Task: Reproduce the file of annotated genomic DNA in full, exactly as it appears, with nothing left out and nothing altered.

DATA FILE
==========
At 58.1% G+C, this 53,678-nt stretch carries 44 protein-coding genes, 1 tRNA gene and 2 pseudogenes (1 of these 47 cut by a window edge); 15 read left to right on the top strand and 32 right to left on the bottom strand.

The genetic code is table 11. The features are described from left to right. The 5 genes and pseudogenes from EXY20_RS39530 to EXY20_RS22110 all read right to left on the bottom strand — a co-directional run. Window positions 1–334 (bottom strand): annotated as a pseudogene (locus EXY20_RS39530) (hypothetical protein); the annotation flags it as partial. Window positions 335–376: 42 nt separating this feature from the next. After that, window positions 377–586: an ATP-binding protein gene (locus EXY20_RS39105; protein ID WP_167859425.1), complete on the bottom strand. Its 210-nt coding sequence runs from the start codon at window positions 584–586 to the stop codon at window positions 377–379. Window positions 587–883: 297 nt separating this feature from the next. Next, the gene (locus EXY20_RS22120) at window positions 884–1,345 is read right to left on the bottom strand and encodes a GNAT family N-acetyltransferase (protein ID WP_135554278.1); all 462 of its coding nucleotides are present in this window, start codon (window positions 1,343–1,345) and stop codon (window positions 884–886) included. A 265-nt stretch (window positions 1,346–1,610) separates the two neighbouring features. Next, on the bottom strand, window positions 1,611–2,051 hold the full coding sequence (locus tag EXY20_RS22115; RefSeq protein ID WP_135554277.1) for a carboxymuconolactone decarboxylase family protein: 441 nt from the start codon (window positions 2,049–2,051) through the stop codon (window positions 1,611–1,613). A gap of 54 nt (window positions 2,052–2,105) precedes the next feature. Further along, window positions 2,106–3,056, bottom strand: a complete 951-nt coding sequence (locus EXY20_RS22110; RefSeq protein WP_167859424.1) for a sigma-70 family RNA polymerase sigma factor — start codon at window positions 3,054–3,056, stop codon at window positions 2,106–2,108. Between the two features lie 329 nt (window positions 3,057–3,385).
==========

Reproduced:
At 58.1% G+C, this 53,678-nt stretch carries 44 protein-coding genes, 1 tRNA gene and 2 pseudogenes (1 of these 47 cut by a window edge); 15 read left to right on the top strand and 32 right to left on the bottom strand.

The genetic code is table 11. The features are described from left to right. The 5 genes and pseudogenes from EXY20_RS39530 to EXY20_RS22110 all read right to left on the bottom strand — a co-directional run. Window positions 1–334 (bottom strand): annotated as a pseudogene (locus EXY20_RS39530) (hypothetical protein); the annotation flags it as partial. Window positions 335–376: 42 nt separating this feature from the next. After that, window positions 377–586: an ATP-binding protein gene (locus EXY20_RS39105; protein ID WP_167859425.1), complete on the bottom strand. Its 210-nt coding sequence runs from the start codon at window positions 584–586 to the stop codon at window positions 377–379. Window positions 587–883: 297 nt separating this feature from the next. Next, the gene (locus EXY20_RS22120) at window positions 884–1,345 is read right to left on the bottom strand and encodes a GNAT family N-acetyltransferase (protein ID WP_135554278.1); all 462 of its coding nucleotides are present in this window, start codon (window positions 1,343–1,345) and stop codon (window positions 884–886) included. A 265-nt stretch (window positions 1,346–1,610) separates the two neighbouring features. Next, on the bottom strand, window positions 1,611–2,051 hold the full coding sequence (locus tag EXY20_RS22115; RefSeq protein ID WP_135554277.1) for a carboxymuconolactone decarboxylase family protein: 441 nt from the start codon (window positions 2,049–2,051) through the stop codon (window positions 1,611–1,613). A gap of 54 nt (window positions 2,052–2,105) precedes the next feature. Further along, window positions 2,106–3,056, bottom strand: a complete 951-nt coding sequence (locus EXY20_RS22110; RefSeq protein WP_167859424.1) for a sigma-70 family RNA polymerase sigma factor — start codon at window positions 3,054–3,056, stop codon at window positions 2,106–2,108. Between the two features lie 329 nt (window positions 3,057–3,385).